Social Security disability insurance is an important financial resource for Americans who live with serious disabilities which prevent them from engaging in gainful work. As important as SSDI is, though, it is important for folks to realize that it should not be counted on as a primary source of income in the event one develops a serious disability or illness which changes their life.
There are a number of reasons for this. First of all, SSDI is not easy to qualify for and not everybody who has a serious illness or disability is going to qualify. Meeting the various requirements for disability insurance is not something anybody can do. Second, those who do ultimately qualify for benefits, most of the time, don’t receive them right away. In some cases it takes months or even years to receive benefits after multiple appeals. In the latter case, one will have financial needs that are not met for some time even if one does qualify.
For this reason, it is important for everybody to take seriously the suggestion to obtain long-term disability insurance. Unfortunately, although long-term disability insurance used to be a common offering of employers, it is increasingly happening that employers are either decreasing payouts and leaving it to employees to purchase more coverage, or simply offering nothing and giving employees the option of purchasing long-term disability insurance. This, of course, increasingly means that employees are faced with the decision of deciding whether to purchase long-term disability coverage, or whether to purchase more.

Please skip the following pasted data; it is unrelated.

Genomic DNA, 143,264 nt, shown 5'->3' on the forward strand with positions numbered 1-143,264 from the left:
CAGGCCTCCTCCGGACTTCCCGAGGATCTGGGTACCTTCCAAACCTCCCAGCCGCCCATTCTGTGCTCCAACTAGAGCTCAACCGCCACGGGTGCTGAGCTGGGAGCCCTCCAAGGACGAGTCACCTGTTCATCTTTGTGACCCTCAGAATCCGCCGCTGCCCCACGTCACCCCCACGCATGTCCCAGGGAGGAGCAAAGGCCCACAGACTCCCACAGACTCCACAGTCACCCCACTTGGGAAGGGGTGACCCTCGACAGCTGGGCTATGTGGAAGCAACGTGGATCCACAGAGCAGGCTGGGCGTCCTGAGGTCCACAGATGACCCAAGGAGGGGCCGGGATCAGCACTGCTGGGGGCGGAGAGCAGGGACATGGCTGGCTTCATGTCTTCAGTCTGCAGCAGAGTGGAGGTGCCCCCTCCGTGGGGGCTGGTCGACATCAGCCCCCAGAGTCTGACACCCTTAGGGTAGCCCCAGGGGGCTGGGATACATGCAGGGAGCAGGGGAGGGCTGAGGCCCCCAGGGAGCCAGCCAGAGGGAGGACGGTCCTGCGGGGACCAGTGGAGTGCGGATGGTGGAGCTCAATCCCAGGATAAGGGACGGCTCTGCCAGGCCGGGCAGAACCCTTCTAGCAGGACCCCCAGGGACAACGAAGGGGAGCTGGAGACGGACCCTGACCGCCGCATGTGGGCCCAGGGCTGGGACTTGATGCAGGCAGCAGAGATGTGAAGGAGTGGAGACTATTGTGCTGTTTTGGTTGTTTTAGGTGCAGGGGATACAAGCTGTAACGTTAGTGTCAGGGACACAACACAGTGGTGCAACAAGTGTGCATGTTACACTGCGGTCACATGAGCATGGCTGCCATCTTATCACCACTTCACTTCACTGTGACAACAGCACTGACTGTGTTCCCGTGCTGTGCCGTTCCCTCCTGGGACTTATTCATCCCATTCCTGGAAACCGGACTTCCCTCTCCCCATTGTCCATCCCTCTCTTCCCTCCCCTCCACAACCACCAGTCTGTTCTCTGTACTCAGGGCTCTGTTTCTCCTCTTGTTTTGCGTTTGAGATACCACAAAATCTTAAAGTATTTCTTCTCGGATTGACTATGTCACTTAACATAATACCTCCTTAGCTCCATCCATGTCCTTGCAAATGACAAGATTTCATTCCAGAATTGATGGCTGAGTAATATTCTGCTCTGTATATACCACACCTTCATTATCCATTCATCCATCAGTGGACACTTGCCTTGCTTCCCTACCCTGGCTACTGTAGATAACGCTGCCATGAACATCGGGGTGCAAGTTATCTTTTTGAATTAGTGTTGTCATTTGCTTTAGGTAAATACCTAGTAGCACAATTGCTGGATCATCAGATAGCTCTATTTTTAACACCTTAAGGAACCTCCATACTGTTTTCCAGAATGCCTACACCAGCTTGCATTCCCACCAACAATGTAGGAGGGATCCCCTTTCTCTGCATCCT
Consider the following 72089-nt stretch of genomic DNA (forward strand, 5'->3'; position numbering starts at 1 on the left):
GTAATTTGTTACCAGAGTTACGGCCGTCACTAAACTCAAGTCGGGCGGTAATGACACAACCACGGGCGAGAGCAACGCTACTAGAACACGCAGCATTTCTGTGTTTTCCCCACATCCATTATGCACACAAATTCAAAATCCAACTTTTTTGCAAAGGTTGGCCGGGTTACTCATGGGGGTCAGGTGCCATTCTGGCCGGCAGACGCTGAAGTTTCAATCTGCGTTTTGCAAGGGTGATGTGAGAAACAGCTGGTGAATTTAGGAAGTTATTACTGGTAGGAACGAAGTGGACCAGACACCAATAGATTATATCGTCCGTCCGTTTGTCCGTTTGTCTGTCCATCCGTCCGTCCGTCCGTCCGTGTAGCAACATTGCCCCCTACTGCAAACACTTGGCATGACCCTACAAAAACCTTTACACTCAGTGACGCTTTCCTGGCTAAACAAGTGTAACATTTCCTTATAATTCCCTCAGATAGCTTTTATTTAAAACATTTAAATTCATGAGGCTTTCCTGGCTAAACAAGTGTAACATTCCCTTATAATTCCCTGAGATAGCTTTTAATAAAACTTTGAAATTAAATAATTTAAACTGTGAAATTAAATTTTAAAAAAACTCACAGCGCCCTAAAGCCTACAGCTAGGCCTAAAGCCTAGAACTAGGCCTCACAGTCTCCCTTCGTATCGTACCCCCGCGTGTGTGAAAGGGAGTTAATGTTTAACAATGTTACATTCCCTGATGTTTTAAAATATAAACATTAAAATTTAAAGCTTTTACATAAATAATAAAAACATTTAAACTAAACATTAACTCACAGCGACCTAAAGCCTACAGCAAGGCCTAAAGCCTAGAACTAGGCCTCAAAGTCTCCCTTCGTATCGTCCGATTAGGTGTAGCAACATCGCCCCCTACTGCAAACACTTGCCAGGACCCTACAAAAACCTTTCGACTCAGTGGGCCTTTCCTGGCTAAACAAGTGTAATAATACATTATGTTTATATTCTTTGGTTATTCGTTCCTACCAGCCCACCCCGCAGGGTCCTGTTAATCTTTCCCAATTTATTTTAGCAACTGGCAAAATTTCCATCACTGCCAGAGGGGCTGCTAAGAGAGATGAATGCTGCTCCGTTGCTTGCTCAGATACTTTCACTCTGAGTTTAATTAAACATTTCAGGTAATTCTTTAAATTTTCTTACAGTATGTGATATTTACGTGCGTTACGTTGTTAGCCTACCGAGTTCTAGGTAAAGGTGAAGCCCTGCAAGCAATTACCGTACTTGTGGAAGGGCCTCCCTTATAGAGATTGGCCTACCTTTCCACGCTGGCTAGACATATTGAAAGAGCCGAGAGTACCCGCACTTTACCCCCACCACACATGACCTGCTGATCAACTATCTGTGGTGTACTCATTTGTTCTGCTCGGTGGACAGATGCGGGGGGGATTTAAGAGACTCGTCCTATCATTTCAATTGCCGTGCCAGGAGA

There are a number of things to consider when purchasing long-term disability coverage. One thing we will say here is that long-term disability payments do not reduce one’s SSDI payments, so those who do potentially qualify for SSDI will not have their SSDI payment lowered on that account. The reverse may or may not be true, however, depending on the terms of the policy.
Source: Boston Globe, “Employers easing back on long-term disability insurance,” Ron Lieber, September 13, 2014.